Owning property in the UAE comes with responsibilities as well as rewards. Have you considered what will happen to your UAE property after death?

The inheritance laws in the UAE differ from those in Western countries, so it’s essential to understand how your estate will be distributed to ensure your wishes are honored and your loved ones are provided for.

Learn the principles of inheritance under UAE law for a smooth transfer of your property and possessions to your beneficiaries and the diverse nationalities of UAE residents, there are steps you can take to exercise more control over your legacy.

Read on to learn how inheritance claims are determined, the rights of spouses and children, and options such as wills that can influence how your property in UAE after death is allocated.

What Is Inheritance?

What is inheritance

Inheritance refers to the transfer of assets, property, and debt after someone passes away. Sharia law governs inheritance in the UAE and determines how property in UAE after death is divided.

The estate is divided among legal heirs like spouses, children, parents, and siblings according to specific shares detailed in Sharia law.

The main beneficiaries are always legal heirs unless a valid will specifies otherwise.

A will allows individuals to specify how their assets and liabilities should be distributed after death and can name guardians for any minor children. However, even with a will, Sharia law dictates that a portion of the estate must go to legal heirs.

How UAE Property After Death is Distributed

When you pass away in the UAE, your assets are distributed according to Sharia law. Immovable property like homes or land is divided among your legal heirs, typically your spouse and children.

How is the division calculated?

Fixed shares are allocated to specific relatives:

  • Your spouse receives 1/4.
  • Sons receive 2/3 of the remainder.
  • Daughters receive 1/3 of what sons receive.
  • If there are no children, the spouse receives 1/2.

The division aims to provide for close family members based on their relationship to you. Property is evaluated and divided evenly based on its value at your death.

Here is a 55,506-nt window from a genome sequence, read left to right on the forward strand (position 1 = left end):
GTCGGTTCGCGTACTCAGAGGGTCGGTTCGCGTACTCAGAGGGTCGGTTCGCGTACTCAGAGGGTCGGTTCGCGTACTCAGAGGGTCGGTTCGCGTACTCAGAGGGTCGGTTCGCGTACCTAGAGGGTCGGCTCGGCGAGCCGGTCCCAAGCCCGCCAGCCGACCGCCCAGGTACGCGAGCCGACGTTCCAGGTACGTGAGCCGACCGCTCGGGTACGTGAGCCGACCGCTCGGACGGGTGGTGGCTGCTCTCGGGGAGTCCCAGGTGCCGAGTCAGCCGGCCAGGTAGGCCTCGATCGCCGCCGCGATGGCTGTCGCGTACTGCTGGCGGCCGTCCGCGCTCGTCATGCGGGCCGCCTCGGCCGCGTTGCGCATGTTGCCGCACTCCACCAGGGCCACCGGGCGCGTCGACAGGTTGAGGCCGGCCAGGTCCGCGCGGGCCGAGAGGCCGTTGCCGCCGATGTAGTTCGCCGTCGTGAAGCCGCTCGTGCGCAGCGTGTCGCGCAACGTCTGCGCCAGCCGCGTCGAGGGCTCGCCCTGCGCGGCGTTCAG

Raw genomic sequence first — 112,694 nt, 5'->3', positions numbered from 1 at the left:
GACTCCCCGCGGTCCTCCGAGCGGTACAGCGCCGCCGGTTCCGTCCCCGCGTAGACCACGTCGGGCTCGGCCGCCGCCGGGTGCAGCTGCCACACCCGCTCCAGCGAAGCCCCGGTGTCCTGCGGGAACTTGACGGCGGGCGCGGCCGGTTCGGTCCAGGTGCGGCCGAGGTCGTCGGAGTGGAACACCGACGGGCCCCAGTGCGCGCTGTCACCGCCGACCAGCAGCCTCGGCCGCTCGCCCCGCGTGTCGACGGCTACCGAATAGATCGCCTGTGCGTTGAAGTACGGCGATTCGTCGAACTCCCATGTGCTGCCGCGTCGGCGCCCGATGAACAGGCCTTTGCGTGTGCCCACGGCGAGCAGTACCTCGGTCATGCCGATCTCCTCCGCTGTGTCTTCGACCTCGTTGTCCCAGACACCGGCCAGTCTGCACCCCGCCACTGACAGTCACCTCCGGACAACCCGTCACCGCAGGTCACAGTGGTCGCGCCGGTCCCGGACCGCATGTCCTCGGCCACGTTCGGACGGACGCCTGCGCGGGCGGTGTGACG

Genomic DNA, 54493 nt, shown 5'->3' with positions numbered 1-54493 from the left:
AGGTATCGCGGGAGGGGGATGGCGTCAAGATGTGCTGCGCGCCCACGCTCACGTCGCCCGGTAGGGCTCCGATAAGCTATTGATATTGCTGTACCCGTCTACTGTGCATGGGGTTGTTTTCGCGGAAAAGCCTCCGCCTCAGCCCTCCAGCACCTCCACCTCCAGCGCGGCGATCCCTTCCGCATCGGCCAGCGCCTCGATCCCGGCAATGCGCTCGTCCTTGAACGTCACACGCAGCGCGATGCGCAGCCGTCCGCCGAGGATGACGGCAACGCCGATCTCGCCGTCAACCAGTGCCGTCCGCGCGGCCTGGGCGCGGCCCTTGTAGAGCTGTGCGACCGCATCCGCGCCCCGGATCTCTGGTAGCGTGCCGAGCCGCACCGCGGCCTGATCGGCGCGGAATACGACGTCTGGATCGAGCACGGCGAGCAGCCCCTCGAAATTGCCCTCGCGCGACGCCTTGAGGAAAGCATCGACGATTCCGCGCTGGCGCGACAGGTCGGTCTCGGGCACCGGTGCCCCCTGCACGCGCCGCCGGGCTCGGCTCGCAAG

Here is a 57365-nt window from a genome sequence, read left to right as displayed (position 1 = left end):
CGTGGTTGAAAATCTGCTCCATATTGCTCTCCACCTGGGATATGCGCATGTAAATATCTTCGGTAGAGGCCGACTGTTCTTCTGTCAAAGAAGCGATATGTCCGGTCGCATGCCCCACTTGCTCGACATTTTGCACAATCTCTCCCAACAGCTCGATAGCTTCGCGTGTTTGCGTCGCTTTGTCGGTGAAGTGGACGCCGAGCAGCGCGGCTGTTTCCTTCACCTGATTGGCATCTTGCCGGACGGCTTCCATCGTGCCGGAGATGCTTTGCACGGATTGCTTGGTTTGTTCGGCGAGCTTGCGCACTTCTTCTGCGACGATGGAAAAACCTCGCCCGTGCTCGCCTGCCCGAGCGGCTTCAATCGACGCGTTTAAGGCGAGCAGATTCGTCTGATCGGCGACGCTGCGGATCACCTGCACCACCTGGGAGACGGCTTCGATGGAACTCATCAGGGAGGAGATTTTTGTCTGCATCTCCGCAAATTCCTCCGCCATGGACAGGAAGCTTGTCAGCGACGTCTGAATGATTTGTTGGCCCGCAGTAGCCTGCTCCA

Heirs can agree to an alternative division by mutual consent and a new legal agreement. But in the absence of a will, the standard division applies. Plan and draft a will to ensure your property in UAE after death is distributed accordingly.

Inheritance Rights of Spouses and Children in UAE

As a spouse or child of a property owner in the UAE, you have inheritance rights to the estate.

Surviving Spouse

If your spouse passes away, UAE law entitles you to inherit 1/4 of their property if there are children or 1/2 if there are none. You have the right to continue living in the marital home.


Sons are generally entitled to twice as much as daughters. The exact share depends on the number of heirs. For example, the son would inherit 2/3 and 1/3 with one son and one daughter.

The court will consider the wishes expressed in any will but has the final say in the division of assets according to Sharia law.

As the lawful heirs, spouses and children have the right to inherit the deceased’s property, bank accounts, vehicles, investments, and other valuable assets in the UAE.

Inheritance For Muslims In UAE

Inheritance for muslims in uae

The UAE law explains how a Muslim’s property in UAE after death is divided. Here are some main points:

  • Funeral expenses and debts are subtracted before sharing the property.
  • If there’s a will, it’s followed. Any property not listed gets shared using Shariah law.
  • Only one-third of the property can be in the will, and it must follow the law’s guidelines.
  • Two male witnesses and documents can confirm who the legal heirs are.
  • A non-Muslim can’t inherit from a Muslim who has passed away.
  • Someone who kills the person can’t inherit any property.

If you are Muslim, Sharia law applies to inheritance in the UAE. Under Sharia law, fixed portions of an estate pass to heirs according to their relationship to the deceased.

The closest male relatives (sons, grandsons, fathers) typically receive the most significant shares. Female heirs (daughters, granddaughters, mothers) receive half as much as their male counterparts.

Non-Muslim spouses have no automatic right to inherit under Sharia law. However, UAE courts may issue a separate non-Sharia compliant order granting an inheritance share to a non-Muslim spouse.

Inheritance For Non-Muslims in UAE

The UAE has specific rules about what happens to people’s property in UAE after death without leaving a will. These rules are explained in Articles 11 and 12 of Federal Decree-Law No. 41 of 2022.